© Essam al-Sudani/AFPThe walls of Uruk, east of Samawa, were first built 4,700 years ago by the Sumerian King Gilgamesh. More than 40,000 archaeological sites are still untapped.
The Iraqi Ministry of Tourism and Antiquities on Monday (February 18th) announced it has authorised six foreign teams to start archaeological excavations at a number of ancient sites.

"As part of its work programme for the current year, the ministry has reached agreements with six archaeological teams from Italy, the United Kingdom and the Czech Republic," Hakim al-Shammary, director of the tourism minister's media office, told Mawtani.

The teams will begin excavations at a number of sites, particularly in the south, he said.

"Among the sites to be excavated are ancient hills such as Tal Abu Tuwaira in the city of al-Nasiriya, Tal al-Baqarat in al-Kut and Tal Abu Shathar in Maysan province, as well as other sites in al-Dalmaj marshes," he said.

Iraqi archaeologists and excavators will work alongside these teams to acquire additional skills, using advanced equipment to salvage relics and identify historical periods, and learning how to preserve the pieces, al-Shammary said.

"The return of foreign archaeology teams to the country, as a result of the stable security situation, will give great momentum to ministry efforts and plans for the excavation of archaeological treasures," he said.

Geographic surveys indicate that more than 40,000 archaeological sites throughout Iraq have yet to be excavated and studied, al-Shammary said.

The ministry hopes to increase the number of foreign excavation teams, not only so they can support officials through excavation, "but also to help us undertake the special projects of maintaining and rehabilitating archaeological and heritage sites, with their expertise and advanced technologies", he said.

Working together

New agreements with these teams "come as part of the ministry's opening up to all the countries that in the past worked alongside Iraq to return stolen pieces" and helped safeguard the country's archaeological treasures and maintain and develop its museums, said Abbas al-Quraishi, director of the ministry's artefact recovery department.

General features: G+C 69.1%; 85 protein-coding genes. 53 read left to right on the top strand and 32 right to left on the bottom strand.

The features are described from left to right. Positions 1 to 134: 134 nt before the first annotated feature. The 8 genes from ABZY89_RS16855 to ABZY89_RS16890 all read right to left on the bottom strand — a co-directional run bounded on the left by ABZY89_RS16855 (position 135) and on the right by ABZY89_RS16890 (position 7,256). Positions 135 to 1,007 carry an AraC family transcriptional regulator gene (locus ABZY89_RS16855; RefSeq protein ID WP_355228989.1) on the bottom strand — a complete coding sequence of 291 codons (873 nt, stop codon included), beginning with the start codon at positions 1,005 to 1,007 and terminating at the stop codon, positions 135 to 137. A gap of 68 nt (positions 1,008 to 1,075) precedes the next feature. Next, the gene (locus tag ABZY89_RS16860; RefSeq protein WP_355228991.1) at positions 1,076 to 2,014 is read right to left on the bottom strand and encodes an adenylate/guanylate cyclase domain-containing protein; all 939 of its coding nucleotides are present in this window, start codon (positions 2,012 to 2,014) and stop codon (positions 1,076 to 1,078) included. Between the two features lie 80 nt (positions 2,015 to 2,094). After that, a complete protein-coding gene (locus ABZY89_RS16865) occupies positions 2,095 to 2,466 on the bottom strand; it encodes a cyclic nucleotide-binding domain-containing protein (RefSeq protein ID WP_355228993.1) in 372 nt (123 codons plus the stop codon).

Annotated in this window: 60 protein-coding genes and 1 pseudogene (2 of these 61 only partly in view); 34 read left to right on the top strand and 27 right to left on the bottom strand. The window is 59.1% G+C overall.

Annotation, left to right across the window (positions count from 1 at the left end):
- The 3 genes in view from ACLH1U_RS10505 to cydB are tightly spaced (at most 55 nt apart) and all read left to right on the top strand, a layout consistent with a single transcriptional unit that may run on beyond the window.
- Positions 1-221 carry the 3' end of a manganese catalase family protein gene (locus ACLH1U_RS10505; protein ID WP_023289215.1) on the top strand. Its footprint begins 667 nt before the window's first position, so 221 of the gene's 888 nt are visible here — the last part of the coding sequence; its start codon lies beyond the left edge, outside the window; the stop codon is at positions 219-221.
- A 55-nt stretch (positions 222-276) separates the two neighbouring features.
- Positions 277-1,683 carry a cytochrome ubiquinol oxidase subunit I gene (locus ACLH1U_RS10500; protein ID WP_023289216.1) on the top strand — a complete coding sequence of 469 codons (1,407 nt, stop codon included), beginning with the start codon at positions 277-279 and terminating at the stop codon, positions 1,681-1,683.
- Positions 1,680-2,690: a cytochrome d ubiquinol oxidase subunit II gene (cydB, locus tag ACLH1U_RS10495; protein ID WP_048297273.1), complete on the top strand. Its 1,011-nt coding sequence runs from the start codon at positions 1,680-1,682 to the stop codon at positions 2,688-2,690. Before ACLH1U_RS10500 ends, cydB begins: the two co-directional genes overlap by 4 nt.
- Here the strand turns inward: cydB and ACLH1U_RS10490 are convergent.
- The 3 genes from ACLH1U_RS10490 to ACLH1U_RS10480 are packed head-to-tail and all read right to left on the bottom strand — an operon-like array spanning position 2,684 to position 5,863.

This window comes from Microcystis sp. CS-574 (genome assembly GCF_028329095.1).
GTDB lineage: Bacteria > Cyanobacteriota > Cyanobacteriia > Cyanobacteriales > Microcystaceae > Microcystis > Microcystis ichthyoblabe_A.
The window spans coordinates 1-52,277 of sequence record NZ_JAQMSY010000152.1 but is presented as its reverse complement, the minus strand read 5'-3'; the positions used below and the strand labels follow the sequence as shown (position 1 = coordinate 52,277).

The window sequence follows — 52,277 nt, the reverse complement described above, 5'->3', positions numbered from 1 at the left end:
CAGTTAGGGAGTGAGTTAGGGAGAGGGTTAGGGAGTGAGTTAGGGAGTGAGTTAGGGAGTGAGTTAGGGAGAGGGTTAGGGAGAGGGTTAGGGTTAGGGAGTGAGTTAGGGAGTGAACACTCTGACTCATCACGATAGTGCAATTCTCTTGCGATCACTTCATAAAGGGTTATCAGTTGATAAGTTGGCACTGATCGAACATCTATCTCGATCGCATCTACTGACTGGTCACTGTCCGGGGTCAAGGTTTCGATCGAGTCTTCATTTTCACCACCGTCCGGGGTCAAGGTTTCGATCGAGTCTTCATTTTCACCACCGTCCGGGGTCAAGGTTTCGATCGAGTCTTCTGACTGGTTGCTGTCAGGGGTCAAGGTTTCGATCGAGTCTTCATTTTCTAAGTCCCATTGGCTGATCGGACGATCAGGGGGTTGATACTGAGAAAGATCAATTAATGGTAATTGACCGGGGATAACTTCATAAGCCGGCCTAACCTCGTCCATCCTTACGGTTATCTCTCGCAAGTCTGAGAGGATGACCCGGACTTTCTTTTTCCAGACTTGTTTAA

"Italy, the United States and the United Kingdom were among the first countries to send archaeological teams to Iraq, and helped enrol many Iraqi excavators and archaeologists in training courses to develop their skills," he told Mawtani.

"We look forward to increasing their presence on our various archaeological projects," he said.

Al-Quraishi said local excavation teams today "have considerable skills in the search and extraction of archaeological pieces, and were able in the past to uncover numerous relics at various sites."

One of their most important discoveries involve finding the oldest church in Iraq, whose construction dates to about 120 years before the appearance of Islam, at al-Uqaiser archaeological site in Karbala province, he said.

Meanwhile, Hussein al-Sharifi, a member of parliament's tourism and archaeology committee, told Mawtani it is important to give Iraqi archaeologists the opportunity to take part in exploration and maintenance courses outside the country.

"Local archaeological capacities, particularly those in the field of excavation, are considered good," but offering Iraqis the opportunity to train on world-class equipment and devices would be advantageous, he said.